The COVID-19 pandemic has put a spotlight on the links between systemic inequities and racial disparities in health outcomes. These issues, of course, predate the pandemic. For several years, news reports have revealed stunning differences in life expectancies for New Orleanians who live just a few miles apart.[note] Data from the United States Small-area Life Expectancy Project (USALEEP) released by the Centers for Disease Control and Prevention provides an unprecedented glimpse into the sharp gaps in life expectancy at the neighborhood level within the New Orleans region and across the nation. Metro area residents in the 20 percent of neighborhoods with the highest life expectancies can expect to live over 82 years on average, while residents in the lowest 20 percent live less than 71 years on average. In the city of New Orleans, the gap is even larger, from over 82 years to under 70 years.
Why are there such large differences in life expectancy across neighborhoods? How do these gaps relate to the relatively low average life expectancy across all 8 metro-area parishes, which falls 2.2 years below the national metropolitan average? This chapter explores the trends in life expectancy locally as well as nationally to provide greater insight into how the changing causes of death have affected overall life expectancy in recent years. Then it explores whether the New Orleans metro is unique in its life expectancy gaps by neighborhood and examines death rates by age group in the New Orleans metro. Last, it compares the life expectancy gap in the New Orleans metro with that of other large metros.
To be clear, all of the data reported below represents a snapshot of life expectancy and mortality trends before COVID (click here to find more current local data on the pandemic). Still, the geography of life expectancy provides context for the inequitable pathways that the pandemic has taken in ravaging the region.What is Life Expectancy?
After climbing steadily for more than 50 years, life expectancy in the U.S. stopped rising in 2010. Then in 2014, unlike in any other developed country in the world, life expectancy in the U.S. began to fall. The years-long stagnation of life expectancy goes deeper than deficiencies in the health care system and risky individual behaviors. The findings of national studies increasingly point to systemic causes like economic inequality, environmental conditions, and public policies.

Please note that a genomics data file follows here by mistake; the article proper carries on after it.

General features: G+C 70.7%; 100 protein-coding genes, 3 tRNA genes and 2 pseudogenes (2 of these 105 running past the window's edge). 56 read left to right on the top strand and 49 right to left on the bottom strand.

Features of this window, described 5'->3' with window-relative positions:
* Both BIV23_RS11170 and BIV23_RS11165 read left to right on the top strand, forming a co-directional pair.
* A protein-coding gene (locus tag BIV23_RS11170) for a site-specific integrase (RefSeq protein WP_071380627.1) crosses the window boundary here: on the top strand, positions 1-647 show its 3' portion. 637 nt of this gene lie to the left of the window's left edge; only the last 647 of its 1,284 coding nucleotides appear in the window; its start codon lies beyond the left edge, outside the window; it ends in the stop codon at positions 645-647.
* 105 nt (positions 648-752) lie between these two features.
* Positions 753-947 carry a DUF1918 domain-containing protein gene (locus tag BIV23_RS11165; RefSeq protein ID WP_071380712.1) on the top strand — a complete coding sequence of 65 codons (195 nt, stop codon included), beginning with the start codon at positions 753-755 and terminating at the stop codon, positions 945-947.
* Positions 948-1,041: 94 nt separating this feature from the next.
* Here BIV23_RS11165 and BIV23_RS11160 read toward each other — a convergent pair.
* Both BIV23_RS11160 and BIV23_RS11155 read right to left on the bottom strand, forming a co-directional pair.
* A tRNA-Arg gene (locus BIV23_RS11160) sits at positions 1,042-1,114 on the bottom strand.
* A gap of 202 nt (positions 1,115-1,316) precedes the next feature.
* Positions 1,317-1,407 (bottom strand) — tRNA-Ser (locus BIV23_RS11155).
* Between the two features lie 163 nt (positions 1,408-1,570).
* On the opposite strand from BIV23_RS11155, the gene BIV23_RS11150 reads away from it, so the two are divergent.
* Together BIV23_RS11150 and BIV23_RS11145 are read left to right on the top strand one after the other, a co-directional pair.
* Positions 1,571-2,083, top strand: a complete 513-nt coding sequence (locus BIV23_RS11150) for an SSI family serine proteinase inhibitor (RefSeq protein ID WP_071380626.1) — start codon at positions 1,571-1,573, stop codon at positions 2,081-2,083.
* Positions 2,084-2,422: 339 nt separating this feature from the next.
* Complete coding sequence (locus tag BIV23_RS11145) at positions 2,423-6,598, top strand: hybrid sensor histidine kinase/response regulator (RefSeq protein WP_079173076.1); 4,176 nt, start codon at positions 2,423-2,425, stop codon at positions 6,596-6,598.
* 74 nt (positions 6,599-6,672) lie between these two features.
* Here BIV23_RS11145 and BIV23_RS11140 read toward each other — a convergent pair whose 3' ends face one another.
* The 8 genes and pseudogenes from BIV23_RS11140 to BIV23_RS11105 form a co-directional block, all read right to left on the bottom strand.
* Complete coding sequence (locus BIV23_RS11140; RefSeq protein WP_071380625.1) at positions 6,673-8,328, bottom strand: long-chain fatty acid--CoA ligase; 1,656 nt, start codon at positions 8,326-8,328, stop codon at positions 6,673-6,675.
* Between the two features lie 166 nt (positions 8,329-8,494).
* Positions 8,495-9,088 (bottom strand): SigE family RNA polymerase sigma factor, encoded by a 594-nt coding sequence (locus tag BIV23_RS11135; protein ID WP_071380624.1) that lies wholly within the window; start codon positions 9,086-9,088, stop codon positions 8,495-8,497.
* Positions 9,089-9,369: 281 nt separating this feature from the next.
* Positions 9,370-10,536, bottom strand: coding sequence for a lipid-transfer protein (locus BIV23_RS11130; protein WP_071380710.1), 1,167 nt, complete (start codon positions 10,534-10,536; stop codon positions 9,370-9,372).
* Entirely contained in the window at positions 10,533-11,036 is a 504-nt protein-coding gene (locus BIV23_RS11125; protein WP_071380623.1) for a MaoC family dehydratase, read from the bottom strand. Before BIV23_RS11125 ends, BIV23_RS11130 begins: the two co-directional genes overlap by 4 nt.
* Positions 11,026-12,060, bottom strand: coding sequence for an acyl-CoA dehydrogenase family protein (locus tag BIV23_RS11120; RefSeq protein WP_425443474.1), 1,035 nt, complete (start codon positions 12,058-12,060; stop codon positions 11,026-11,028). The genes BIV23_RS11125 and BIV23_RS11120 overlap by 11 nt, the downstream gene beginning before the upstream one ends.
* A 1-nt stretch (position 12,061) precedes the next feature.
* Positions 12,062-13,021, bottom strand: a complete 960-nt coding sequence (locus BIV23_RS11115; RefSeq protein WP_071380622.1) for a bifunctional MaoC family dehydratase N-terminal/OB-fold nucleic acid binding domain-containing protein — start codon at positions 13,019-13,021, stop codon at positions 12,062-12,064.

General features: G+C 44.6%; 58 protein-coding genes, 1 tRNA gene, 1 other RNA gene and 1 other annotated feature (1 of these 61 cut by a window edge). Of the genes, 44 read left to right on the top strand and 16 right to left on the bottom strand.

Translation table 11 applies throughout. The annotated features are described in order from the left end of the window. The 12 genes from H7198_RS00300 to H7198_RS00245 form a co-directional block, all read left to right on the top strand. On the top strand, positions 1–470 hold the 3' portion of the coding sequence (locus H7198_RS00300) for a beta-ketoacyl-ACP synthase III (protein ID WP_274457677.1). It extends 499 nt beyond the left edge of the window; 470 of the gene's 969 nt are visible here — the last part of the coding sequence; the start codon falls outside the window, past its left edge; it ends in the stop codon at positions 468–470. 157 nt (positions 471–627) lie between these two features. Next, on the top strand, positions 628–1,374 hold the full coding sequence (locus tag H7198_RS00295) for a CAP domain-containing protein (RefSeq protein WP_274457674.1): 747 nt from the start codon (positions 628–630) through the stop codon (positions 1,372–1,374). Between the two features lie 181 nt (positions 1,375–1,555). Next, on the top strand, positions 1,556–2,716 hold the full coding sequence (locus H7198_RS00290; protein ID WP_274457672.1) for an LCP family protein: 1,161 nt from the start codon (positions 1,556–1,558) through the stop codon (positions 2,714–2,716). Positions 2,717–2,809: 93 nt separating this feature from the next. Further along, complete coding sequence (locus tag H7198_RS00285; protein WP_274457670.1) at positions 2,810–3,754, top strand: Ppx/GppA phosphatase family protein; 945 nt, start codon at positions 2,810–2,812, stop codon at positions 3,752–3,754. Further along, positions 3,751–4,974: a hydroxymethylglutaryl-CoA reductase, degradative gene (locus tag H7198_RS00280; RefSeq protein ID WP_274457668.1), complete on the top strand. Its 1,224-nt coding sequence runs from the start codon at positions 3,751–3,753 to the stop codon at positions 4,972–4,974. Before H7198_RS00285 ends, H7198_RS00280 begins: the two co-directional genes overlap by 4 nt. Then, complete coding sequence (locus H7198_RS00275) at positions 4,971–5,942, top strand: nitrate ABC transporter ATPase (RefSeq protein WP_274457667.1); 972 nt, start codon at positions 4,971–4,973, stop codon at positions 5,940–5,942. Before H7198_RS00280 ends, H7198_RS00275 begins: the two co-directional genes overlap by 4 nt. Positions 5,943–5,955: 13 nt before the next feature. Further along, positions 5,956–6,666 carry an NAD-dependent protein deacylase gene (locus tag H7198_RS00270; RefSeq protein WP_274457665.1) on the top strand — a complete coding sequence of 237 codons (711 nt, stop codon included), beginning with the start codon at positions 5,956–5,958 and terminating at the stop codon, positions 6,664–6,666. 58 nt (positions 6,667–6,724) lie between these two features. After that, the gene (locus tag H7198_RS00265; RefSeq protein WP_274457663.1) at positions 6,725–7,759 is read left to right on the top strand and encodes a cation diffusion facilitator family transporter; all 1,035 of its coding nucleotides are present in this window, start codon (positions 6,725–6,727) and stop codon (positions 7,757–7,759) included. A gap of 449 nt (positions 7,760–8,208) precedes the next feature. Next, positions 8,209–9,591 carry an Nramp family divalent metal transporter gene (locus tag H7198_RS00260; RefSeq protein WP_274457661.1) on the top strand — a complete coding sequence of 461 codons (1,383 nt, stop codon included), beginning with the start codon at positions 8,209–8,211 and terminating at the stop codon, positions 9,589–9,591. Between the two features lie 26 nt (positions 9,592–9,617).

The combined effects of increased detachment from the labor force, slowed wage gains, and reduced intergenerational upward income mobility may be underlying factors. For example, the decline of manufacturing jobs nationwide since the 1980s has narrowed opportunities for workers without a college degree. A recent study found that most of the gains in life expectancy between 2001 and 2014 were concentrated among high-income people. These trends coincide with the shifting causes of death driving U.S. life expectancy trends.
Though life expectancy continued to rise until 2010, the origins of this alarming trend started earlier. In the 1990s, more and more Americans in midlife (ages 25-64) began dying of external causes such as drug overdoses, alcoholic liver disease, and suicide – so called “deaths of despair”. During the same time, reductions in death due to chronic diseases such as HIV, cancer, and heart disease were large enough to outpace the increases in “deaths of despair” until 2010.